I’ve enjoyed reading the feedback on Part 1 of my post on QuiltCon 2013. My brain is still on overload from all the inspiration it managed to absorb during my time in Austin last month for the first major quilt show and conference sponsored by the Modern Quilt Guild. Ideas for creative expression in fabric were not just confined to the quilts either.
Look up . . .
Looking up: The stained-glass dome at Austin’s Driskill Hotel
. . . look down:
Looking down: I see some interesting border possiblilties in this marble floor, also at the Driskill
Inspiration was everywhere!
This cool blue building was right across the street from our downtown hotel.
Ah, but the quilts! Here are more of my favorites from QuiltCon 2013..
Broken Cogs, made by Jacquie Gering, machine quilted by Angela Walters (QuiltCon 2013, category: Applique, Large)
Oodalolly, made and machine quilted by Rachel Hauser (QuiltCon 2013, category: Improvisation, Large)
Pointless, made and machine quilted by Laura Bisagna (QuiltCon 2013, category: Applique, Large)
Cool Blue Kona Modern, made and machine quilted by Terry Aske (QuiltCon 2013, category: Improvisation, Small)
Broken Diamonds, made and machine quilted by Kati Spencer, QuiltCon 2013, 2nd Place (category: Use of Negative Space, Large)
This next quilt was inspired by fabric the quiltmaker had used to reupholster an antique chair.
4 Birds, made and machine quilted by Trisch Price (QuiltCon 2013, category: Improvisation, Small)
4 Birds, detail
Some quilters created their own fabric. Kathy York used batik, bleach-discharging, and overdying techniques to create the fabrics for her quilt, Fresh Plus.
Fresh Plus, made, machine quilted, and hand stitched by Kathy York, QuiltCon 2013, Honorable Mention (category: Modern Traditionalism, Small)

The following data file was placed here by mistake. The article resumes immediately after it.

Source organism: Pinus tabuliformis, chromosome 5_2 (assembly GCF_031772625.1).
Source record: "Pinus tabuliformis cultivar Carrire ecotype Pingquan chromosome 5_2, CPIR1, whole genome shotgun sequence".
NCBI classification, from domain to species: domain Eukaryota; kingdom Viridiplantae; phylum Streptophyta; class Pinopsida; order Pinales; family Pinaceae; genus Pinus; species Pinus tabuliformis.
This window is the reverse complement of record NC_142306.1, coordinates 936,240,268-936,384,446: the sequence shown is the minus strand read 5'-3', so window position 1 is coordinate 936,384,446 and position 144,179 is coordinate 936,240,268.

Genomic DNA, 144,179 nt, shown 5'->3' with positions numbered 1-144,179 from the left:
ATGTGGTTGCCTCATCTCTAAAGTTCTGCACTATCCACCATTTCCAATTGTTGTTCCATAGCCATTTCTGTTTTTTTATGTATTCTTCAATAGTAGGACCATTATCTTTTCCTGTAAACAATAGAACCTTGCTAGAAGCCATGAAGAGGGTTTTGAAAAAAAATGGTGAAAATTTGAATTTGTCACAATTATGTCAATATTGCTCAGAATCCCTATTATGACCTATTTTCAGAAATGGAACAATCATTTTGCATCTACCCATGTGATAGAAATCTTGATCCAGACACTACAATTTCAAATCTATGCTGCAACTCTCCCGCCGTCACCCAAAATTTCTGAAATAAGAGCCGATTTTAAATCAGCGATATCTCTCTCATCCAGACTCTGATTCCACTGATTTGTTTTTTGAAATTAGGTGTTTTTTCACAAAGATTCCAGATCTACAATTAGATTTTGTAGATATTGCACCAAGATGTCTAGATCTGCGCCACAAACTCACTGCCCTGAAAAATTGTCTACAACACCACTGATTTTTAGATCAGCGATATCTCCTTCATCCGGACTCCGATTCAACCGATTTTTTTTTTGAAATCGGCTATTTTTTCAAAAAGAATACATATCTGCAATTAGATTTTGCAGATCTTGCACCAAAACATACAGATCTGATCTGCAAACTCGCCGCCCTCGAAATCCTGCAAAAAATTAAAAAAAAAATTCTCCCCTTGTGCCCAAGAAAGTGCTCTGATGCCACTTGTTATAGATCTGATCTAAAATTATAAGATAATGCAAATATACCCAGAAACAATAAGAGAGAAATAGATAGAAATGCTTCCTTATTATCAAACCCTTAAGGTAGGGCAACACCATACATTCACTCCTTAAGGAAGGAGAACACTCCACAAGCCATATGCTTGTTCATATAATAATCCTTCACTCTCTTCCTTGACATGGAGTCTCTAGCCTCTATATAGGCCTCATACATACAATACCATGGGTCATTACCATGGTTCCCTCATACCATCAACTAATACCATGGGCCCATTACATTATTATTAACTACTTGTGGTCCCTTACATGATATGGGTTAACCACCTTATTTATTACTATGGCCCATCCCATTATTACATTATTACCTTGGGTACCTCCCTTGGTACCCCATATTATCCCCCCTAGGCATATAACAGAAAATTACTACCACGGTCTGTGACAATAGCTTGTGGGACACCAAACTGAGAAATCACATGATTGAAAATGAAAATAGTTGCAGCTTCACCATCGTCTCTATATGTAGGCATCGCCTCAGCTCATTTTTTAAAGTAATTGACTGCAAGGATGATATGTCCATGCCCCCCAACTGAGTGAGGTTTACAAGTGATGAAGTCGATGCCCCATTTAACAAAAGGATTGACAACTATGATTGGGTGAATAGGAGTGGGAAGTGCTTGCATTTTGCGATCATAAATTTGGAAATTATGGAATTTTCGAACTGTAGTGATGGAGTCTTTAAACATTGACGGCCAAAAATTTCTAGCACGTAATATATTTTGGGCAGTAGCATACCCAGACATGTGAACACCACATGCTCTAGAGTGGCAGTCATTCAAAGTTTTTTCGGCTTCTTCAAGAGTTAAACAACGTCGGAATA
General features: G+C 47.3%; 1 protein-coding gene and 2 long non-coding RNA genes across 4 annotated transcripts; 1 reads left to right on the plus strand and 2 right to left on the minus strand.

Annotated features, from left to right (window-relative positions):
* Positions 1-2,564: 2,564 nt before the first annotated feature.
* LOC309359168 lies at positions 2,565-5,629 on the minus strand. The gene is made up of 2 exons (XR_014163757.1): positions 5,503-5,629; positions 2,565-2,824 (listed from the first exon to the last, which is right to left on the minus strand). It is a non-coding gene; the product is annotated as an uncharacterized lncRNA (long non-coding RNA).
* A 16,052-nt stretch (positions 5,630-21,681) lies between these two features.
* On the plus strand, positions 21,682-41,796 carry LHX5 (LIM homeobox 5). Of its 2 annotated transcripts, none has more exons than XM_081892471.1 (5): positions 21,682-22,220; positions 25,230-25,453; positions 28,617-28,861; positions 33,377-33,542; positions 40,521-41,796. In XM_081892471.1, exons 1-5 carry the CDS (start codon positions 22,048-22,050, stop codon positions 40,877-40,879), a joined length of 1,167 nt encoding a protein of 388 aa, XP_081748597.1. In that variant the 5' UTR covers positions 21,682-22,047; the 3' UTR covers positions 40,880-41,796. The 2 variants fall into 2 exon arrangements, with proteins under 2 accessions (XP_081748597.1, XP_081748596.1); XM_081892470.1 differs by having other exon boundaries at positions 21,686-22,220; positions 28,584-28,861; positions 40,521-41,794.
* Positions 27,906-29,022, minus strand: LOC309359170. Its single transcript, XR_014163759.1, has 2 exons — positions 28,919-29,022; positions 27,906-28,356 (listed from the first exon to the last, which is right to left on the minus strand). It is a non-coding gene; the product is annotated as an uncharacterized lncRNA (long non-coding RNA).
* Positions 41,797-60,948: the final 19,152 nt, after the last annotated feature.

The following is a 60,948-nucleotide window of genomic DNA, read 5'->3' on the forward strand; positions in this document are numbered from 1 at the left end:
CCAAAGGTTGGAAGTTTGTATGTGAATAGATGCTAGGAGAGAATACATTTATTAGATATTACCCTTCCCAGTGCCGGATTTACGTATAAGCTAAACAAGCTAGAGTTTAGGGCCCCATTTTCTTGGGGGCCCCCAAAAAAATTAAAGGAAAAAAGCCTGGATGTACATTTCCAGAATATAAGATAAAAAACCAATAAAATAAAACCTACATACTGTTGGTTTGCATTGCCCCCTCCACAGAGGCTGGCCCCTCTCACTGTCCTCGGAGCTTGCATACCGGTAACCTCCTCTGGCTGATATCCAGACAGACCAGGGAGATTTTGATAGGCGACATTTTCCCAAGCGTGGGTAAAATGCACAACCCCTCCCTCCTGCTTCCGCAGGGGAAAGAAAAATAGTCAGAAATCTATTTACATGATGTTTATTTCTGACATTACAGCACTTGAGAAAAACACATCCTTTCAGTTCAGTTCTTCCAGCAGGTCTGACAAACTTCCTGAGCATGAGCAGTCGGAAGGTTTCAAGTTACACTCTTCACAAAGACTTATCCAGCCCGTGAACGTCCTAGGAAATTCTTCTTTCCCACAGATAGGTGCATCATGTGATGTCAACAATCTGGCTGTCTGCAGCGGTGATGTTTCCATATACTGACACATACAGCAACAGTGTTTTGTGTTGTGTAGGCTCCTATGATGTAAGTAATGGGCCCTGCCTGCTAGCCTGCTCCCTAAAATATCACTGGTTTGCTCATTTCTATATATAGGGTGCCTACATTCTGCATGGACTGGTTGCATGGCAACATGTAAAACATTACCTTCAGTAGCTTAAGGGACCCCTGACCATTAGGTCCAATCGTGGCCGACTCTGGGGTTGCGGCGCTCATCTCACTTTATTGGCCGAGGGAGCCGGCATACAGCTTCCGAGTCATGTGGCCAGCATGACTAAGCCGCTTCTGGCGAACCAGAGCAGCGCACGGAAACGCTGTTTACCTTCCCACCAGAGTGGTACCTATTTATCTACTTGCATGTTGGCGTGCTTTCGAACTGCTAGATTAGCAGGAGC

Fresh Plus, detail
Colleen Wootten designed her quilt on the computer, had the design printed onto cloth, and then quilted the piece as you would a wholecloth quilt.
2 + 2, made and machine quilted by Colleen Wootton, QuiltCon 2013, 2nd Place (category: Minimalist Design, Large)
Some quilts sent a message. Elizabeth Hartman’s piece offered a friendly invitation.
Touch This Quilt, made and machine quilted by Elizabeth Hartman, QuiltCon 2013, for exhibit only
Touch This Quilt, detail
Some quilts made a statement. In his quilt, In Defense of Handmade, Thomas Knauer imaginatively replicates the UPC code for a mass-produced Martha Stewart quilt sold at Macy’s.
In Defense of Handmade, made by Thomas Knauer, machine quilted by Lisa Sipes (QuiltCon 2013, category: Piecing, Large)
There were group quilts . . .
Off the B. O. W., made and machine quilted by members of the Anchorage Modern Quilt Guild, QuiltCon 2013, 1st Place (category: Group or Bee Quilts)
. . . and challenge quilts. Given my on-going interest in small pieces, collage techniques, and the work of Paul Klee, this entry in the “Modern in Miniature Challenge” really appealed to me.
Ode to Paul Klee, made and machine quilted by Serena Brooks (QuiltCon 2013, category: Modern in Miniature Challenge)
Ode to Paul Klee, detail
After two full days on the show floor viewing quilts, shopping the vendors, sitting in on some of the free hourly demos, PLUS taking in the sights and sounds of vibrant downtown Austin, it’s little surprise that my buddy Mary and I returned stimulated and footsore to our hotel each evening. Happily, our lodgings featured a spacious, relaxing 10th-floor atrium where we could kick back and recap the day’s adventures. But wait! Even there, inspiration beckoned.
The carpet in the atrium of our hotel in Austin. Do I see a quilt?
I think I see a new quilt in my future.
Whew! That’s it. (And that’s a lot!) ‘Til next time, happy stitching!